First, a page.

The research scope of this thesis is the stabilisation of unstable states in a pool-boiling system. Thereto, a compact mathematical model is employed. Pool-boiling systems serve as physical model for practical applications of boiling heat transfer in industry. Boiling has advantages over conventional heat-transfer methods based on air- or single-phase liquids by enabling extremely high heat-transfer rates at isothermal conditions. This o¿ers solutions to thermal issues emerging in cutting-edge technologies as semi-conductor manufacturing and electric vehicles (EVs). Continuous miniaturisation in micro-electronics is pushing heat-¿ux densities beyond the limits of standard cooling schemes and growing architecture complexity makes thermal uniformity during chip manufacturing increasingly critical. Further development of EVs may bene¿t equally from boiling heat transfer by its utilisation for actuator cooling and thermal conditioning of battery packs. A pool-boiling system consists of a heater that is submerged in a pool of boiling liquid. The theater is the to-be-cooled device (or a thermally conducting element between the device and the boiling liquid) and is heated at its bottom. On top of the heater, heat is extracted by the boiling liquid. In order to exploit boiling to its fullest e¿ciency, unstable modes need to be stabilised to avoid the formation of a thermally-insulating vapour ¿lm on the heater that causes collapse of the cooling capacity and that heralds a dangerous and ine¿cient mode of boiling. The pool-boiling model comprises a partial di¿erential equation (PDE), i.e. the well- known heat equation, and corresponding boundary conditions that represent adiabatic sidewalls, a uniform heat supply at the bottom, and a nonuniform and nonlinear heat extraction at the heater top. This nonlinear boundary condition renders the entire model nonlinear, resulting in multiple equilibria and complex and exciting dynamics. Restriction to uniform temperature distributions within the heater admits description by a model of one spatial dimension (1D). The 1D model is investigated mathematically and the results are compared with those found by the analyses of spatial-discretisations of the model. Two spatial-discretisation schemes, based on a ¿nite-di¿erence method and a spectral method, are investigated. The latter shows far better convergence properties than the former. Moreover, application of full state feedback of the spectral modes (modal control) results in signi¿cantly better properties than by regulation via standard P-control. In practical applications, the heater temperature can only be measured at the heater top. Consequently, an observer is implemented that estimates the spectral modes of the temperature within the heater, which are subsequently used in the feedback-law. The e¿ciency and performance of this controller-observer combination is examined by numerical simulations. A pool-boiling system with an electrically heated wire as heater can be represented by the model as described above, but now with two spatial dimensions (2D). The 2D model can be analysed mathematically only for uniform equilibria, i.e. the equilibria that exist also for the 1D system. For nonuniform equilibria, the mathematical analysis becomes too complex and a spatial discretisation is required to obtain results. A 1D characteristic equation on the ¿uid-heater interface can be obtained by analytical reduction of the 2D eigenvalue problem using the method of separation of variables. The system poles follow from spatially discretising this equation. Because of its outstanding performance for the 1D model, the 2D model is again stabilised by a modal controller (full state feedback) in combination with an observer. Simulations are again performed to determine the e¿ciency of the controller-observer combination. If a thermally conducting foil is considered as heater, the three-dimensional (3D) form of the model must be investigated. This involves essentially the same methodology as described above, resulting in a 2D characteristic equation on the ¿uid-heater interface. However, spatial discretisation of this equation yields large system matrices and requires excessive calculation times. Hence, the 3D system is analysed only at moderate discretisation orders. The above modal control strategy is, as before, applied in combination with an observer to stabilise unstable equilibria and the evolution of the nonlinear system is again investigated and demonstrated by way of simulations. Finally, a series of exploratory experiments, to investigate the application of pool-boiling to thermally condition battery cells in EVs, is considered. Experiments are performed to investigate the ability for thermal homogenisation of the boiling process and the ability to manipulate the boiling process via the pressure in the boiling chamber. Furthermore, the application of pool-boiling to overcome thermal issues in high-end technologies is investigated by numerical simulations.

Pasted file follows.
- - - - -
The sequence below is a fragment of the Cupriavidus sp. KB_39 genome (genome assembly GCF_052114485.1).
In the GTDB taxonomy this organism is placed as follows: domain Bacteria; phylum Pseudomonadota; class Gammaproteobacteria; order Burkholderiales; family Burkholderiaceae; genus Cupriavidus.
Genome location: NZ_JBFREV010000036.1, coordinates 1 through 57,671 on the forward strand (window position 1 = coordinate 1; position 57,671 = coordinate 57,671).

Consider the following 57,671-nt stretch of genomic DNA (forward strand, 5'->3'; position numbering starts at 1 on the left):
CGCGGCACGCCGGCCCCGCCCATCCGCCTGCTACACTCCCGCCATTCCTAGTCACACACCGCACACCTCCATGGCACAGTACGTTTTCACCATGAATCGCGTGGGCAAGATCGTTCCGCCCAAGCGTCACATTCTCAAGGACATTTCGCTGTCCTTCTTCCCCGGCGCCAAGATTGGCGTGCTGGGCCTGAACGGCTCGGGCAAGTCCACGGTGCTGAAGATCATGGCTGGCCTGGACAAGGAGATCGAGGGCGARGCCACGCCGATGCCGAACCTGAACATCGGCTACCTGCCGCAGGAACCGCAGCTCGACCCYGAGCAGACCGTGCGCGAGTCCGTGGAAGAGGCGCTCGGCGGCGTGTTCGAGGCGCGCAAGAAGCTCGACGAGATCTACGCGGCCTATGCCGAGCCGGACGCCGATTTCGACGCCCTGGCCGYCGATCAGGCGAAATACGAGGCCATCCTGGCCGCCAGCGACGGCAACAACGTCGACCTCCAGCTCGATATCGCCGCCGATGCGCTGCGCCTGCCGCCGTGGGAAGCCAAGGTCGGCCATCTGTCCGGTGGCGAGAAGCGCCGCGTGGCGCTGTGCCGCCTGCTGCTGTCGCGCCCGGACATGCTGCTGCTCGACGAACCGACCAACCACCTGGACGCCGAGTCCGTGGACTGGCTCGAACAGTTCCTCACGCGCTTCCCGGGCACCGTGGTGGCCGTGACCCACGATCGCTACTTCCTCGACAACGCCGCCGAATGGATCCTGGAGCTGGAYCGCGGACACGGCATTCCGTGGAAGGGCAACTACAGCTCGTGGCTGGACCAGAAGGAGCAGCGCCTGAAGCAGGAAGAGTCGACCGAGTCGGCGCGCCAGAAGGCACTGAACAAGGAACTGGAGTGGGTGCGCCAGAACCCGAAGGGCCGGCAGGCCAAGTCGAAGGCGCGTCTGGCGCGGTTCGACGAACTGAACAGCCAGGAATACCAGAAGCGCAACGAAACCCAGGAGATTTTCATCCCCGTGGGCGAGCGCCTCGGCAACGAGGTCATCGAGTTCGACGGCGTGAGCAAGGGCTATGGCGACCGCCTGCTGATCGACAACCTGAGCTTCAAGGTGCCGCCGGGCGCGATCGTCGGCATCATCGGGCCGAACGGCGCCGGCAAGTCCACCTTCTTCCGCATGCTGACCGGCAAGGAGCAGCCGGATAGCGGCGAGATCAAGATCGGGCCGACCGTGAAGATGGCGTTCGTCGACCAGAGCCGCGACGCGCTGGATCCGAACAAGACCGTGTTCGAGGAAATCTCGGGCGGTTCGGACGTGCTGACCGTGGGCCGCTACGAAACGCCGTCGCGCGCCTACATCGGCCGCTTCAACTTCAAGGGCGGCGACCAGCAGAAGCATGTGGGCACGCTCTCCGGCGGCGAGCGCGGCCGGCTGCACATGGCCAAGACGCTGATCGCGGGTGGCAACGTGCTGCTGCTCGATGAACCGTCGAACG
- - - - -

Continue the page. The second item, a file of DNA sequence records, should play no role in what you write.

|Qualification||Doctor of Philosophy|
|Award date||14 Nov 2012|
|Place of Publication||Eindhoven|
|Publication status||Published - 2012|